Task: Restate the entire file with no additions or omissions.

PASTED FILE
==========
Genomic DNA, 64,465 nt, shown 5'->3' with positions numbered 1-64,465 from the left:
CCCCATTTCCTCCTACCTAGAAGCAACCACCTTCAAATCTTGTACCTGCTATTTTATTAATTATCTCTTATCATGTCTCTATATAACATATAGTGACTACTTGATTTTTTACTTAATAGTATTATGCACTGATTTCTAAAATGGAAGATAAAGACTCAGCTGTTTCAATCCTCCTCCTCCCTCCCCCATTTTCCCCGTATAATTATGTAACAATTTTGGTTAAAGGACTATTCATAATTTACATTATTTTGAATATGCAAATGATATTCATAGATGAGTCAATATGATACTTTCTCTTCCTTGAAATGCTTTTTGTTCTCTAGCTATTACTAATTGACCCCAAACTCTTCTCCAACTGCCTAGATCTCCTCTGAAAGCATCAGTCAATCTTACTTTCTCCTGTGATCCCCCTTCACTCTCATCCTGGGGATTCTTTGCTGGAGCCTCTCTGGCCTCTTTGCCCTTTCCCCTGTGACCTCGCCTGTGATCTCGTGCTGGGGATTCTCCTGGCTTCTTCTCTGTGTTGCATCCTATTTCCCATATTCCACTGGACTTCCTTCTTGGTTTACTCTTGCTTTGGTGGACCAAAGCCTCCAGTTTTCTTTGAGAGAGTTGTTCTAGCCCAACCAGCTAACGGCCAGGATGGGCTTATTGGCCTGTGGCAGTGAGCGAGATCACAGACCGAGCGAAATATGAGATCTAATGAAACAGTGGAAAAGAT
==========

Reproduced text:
Genomic DNA, 64,465 nt, shown 5'->3' with positions numbered 1-64,465 from the left:
CCCCATTTCCTCCTACCTAGAAGCAACCACCTTCAAATCTTGTACCTGCTATTTTATTAATTATCTCTTATCATGTCTCTATATAACATATAGTGACTACTTGATTTTTTACTTAATAGTATTATGCACTGATTTCTAAAATGGAAGATAAAGACTCAGCTGTTTCAATCCTCCTCCTCCCTCCCCCATTTTCCCCGTATAATTATGTAACAATTTTGGTTAAAGGACTATTCATAATTTACATTATTTTGAATATGCAAATGATATTCATAGATGAGTCAATATGATACTTTCTCTTCCTTGAAATGCTTTTTGTTCTCTAGCTATTACTAATTGACCCCAAACTCTTCTCCAACTGCCTAGATCTCCTCTGAAAGCATCAGTCAATCTTACTTTCTCCTGTGATCCCCCTTCACTCTCATCCTGGGGATTCTTTGCTGGAGCCTCTCTGGCCTCTTTGCCCTTTCCCCTGTGACCTCGCCTGTGATCTCGTGCTGGGGATTCTCCTGGCTTCTTCTCTGTGTTGCATCCTATTTCCCATATTCCACTGGACTTCCTTCTTGGTTTACTCTTGCTTTGGTGGACCAAAGCCTCCAGTTTTCTTTGAGAGAGTTGTTCTAGCCCAACCAGCTAACGGCCAGGATGGGCTTATTGGCCTGTGGCAGTGAGCGAGATCACAGACCGAGCGAAATATGAGATCTAATGAAACAGTGGAAAAGAT